Sunday, July 29, 2012

Forgotten People

Thursday marked the Feast Day of Sts. Joachim and Anne. 

These two Saints represent the parents of Our Blessed Mother, although neither is mentioned in the Bible itself. 

Now before you are too impressed that I knew that, I should probably come clean.  I only know this because I read The Saint of the Day, and they happened to be the feature two days ago.  Sadly, the truth is that I forgot all about them.  

In fact, as I read the tribute to them, I started to feel embarrassed that I never ponder what good parents they were to Mary.   The lessons they must have taught her.  The strength they must have given her.  The role they played in our Salvation.  Nope, instead, I jump right from God to Gabriel to Mary to Jesus.  

But then, at the end of the summary, was this:

Joachim and Anne—whether these are their real names or not—represent that entire quiet series of generations who faithfully perform their duties, practice their faith and establish an atmosphere for the coming of the Messiah, but remain obscure. 

And then, it dawned on me how many Joachims and Annes there have been throughout Christianity.  Thousands of Holy people that did simple things like passing on a tradition, teaching the faith, or proclaim God's word.   People that will never make a holy book.  Will never have 15 minutes of fame.  Will never be revered.  

People I will never think about or appreciate.  

And yet, they hold a special place in God's heart.  They carry out His will, spread His word, and proclaim His kingdom.  

Heck, given that, maybe someday, someone will forget about us, too.

God Bless.

Sunday, July 22, 2012

And The Crowd Goes Wild

I've mentioned before that I like to listen to the Rosary on long car rides.  

One of the versions I have on CD recites a few passages of scripture at each Mystery, and I have found it really helps me think about, and reflect on, each decade. 

The other day, as I was listening to the Sorrowful mysteries, the passage about Pilate offering to release Jesus or Barabbas came on.    

Lots of visuals pop in my head every time I hear that passage.  But the other day I imagined I was in that crowd.  I could hear the loud, violent shouts for Barabbas.  I could feel the anger and the chaos.  I could see the sorrow on the face of our Lord.

And I wondered ...

I wondered what I would have done, had I known the full Story that those folks didn't.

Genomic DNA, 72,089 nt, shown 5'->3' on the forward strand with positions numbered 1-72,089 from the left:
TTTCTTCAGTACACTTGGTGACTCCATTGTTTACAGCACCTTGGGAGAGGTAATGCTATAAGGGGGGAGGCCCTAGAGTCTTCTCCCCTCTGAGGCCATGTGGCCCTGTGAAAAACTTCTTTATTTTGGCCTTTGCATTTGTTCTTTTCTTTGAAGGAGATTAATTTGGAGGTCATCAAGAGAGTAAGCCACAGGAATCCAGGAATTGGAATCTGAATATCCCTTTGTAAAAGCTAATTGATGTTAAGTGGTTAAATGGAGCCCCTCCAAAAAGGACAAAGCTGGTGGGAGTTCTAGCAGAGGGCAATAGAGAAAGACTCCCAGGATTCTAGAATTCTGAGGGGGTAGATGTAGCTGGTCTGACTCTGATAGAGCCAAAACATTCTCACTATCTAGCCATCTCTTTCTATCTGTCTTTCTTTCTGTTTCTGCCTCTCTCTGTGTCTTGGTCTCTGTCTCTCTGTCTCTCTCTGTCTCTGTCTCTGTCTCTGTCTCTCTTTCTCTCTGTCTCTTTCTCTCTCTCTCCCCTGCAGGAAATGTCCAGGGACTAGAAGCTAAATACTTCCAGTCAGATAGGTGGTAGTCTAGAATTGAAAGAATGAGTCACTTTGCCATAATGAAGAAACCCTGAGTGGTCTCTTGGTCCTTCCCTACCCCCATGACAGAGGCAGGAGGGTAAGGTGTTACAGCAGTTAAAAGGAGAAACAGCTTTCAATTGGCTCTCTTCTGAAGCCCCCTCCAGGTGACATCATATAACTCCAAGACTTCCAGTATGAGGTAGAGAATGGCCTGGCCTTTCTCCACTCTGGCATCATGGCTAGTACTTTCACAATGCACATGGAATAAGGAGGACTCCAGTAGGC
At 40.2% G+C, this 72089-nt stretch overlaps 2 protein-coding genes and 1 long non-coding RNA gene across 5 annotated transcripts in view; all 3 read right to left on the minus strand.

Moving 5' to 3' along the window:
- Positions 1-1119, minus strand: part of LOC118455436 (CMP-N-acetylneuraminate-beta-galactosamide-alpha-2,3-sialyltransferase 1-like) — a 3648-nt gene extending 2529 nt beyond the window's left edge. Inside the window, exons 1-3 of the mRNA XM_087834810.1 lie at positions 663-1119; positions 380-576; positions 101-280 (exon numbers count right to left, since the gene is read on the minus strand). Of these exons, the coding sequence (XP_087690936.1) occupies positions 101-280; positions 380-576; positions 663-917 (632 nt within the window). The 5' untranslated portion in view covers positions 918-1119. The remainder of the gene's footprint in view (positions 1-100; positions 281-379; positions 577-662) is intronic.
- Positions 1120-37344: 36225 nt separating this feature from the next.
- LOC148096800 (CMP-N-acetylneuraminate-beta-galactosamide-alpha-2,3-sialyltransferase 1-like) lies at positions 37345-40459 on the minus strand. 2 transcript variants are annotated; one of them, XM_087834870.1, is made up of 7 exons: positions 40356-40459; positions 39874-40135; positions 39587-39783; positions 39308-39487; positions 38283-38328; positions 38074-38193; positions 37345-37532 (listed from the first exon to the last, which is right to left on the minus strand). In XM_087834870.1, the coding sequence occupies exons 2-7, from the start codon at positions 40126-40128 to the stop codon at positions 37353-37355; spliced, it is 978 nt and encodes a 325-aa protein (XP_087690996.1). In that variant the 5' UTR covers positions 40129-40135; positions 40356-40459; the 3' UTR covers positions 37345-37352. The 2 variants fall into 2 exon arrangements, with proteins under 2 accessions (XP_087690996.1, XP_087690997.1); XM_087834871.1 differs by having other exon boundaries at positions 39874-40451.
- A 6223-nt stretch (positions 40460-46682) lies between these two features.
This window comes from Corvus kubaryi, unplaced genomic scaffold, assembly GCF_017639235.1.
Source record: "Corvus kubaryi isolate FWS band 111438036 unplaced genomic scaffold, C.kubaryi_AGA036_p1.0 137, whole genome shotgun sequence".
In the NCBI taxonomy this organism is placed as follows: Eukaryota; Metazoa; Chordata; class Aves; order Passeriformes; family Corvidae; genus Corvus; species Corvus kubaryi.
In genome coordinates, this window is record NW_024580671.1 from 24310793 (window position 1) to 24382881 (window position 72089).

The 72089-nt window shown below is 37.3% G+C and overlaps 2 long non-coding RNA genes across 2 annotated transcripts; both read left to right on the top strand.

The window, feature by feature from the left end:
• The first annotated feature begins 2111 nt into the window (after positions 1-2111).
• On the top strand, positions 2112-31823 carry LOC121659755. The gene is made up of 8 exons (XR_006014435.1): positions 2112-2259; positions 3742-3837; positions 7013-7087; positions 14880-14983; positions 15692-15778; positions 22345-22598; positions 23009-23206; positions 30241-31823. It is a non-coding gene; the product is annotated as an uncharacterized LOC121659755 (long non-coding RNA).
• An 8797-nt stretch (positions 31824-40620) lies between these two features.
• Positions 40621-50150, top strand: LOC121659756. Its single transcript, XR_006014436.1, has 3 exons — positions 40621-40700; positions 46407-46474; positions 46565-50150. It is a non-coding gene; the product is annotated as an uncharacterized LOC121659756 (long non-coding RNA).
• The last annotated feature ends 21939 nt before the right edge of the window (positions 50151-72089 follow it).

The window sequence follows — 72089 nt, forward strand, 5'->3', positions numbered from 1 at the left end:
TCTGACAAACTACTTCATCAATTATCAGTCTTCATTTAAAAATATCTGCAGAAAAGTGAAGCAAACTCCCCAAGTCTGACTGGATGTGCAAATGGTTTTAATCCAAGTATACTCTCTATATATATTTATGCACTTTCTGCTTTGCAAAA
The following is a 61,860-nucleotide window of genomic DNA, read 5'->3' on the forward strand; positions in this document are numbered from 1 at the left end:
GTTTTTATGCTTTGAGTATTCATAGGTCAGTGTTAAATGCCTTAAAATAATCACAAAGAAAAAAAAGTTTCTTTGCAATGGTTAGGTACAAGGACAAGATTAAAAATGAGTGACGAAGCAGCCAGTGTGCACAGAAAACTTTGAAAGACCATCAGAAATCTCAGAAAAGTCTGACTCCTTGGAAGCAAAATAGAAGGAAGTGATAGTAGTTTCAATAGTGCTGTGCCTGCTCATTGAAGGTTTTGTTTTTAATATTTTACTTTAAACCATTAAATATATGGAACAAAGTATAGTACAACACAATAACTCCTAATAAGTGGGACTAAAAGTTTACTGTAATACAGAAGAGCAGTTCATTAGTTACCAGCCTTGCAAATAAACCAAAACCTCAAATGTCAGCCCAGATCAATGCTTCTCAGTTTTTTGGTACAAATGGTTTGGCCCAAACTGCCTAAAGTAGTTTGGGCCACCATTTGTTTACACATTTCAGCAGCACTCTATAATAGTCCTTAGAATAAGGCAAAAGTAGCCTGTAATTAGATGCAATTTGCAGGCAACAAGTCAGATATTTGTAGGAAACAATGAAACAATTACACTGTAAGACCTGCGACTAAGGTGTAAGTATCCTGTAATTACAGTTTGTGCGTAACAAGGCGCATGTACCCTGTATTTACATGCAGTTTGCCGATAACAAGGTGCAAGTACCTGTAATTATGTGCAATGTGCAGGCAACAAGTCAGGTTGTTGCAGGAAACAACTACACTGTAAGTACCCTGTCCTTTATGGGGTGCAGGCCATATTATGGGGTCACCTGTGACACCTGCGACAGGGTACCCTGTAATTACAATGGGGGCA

I asked myself ... If I was standing there, knowing that Jesus' death meant my Salvation ... wouldn't I have rooted for Pilate to release Barabbas, too? 

I know.  It sounds horrible.  And selfish.  And I felt ashamed I even thought of it.  

And then, in the pool of my embarrassment, I felt His great, unselfish, unwavering Love. 

God Bless.

Sunday, July 8, 2012

The Missing Zero

Did you know that the concept of a zero place value did not get introduced to the West until around the 12th century?

That is why, for example, the Bible tells us Jesus was in the tomb for 3 days.  

Good Friday is Day 1, Saturday is Day 2, Easter Sunday is Day 3.  

In today's day in age, we would have counted Saturday as Day 1 because we use a zero place value for the current day.

I know, I know, "Thanks for 'nothing', Michael."

God Bless.

Sunday, July 1, 2012

Solstices, Jesus, and John the Baptist

We celebrate John the Baptist's feast day June 24th because we know he was conceived 6 months before Christ.

Nothing earth-shattering there.

But last week I heard the relation to the solstices for the first time.  (Bear with me if I'm the last to figure this out!)

John's feast day is very close to the summer solstice - the longest, brightest day of the year in the northern hemisphere.  There are many analogies one can draw from that (ie, John blazed the path to Jesus, shone the light towards Him, etc).

But ironically (or planned?), just as John said he must decrease - so Jesus could increase - each day after the summer solstice gets a bit shorter and a bit darker.  

Until, of course, we get to the winter solstice, which ironically (or planned?) is right about when we celebrate the birth of our Savior.  

After that, every day gets a bit longer and a bit brighter!

God Bless.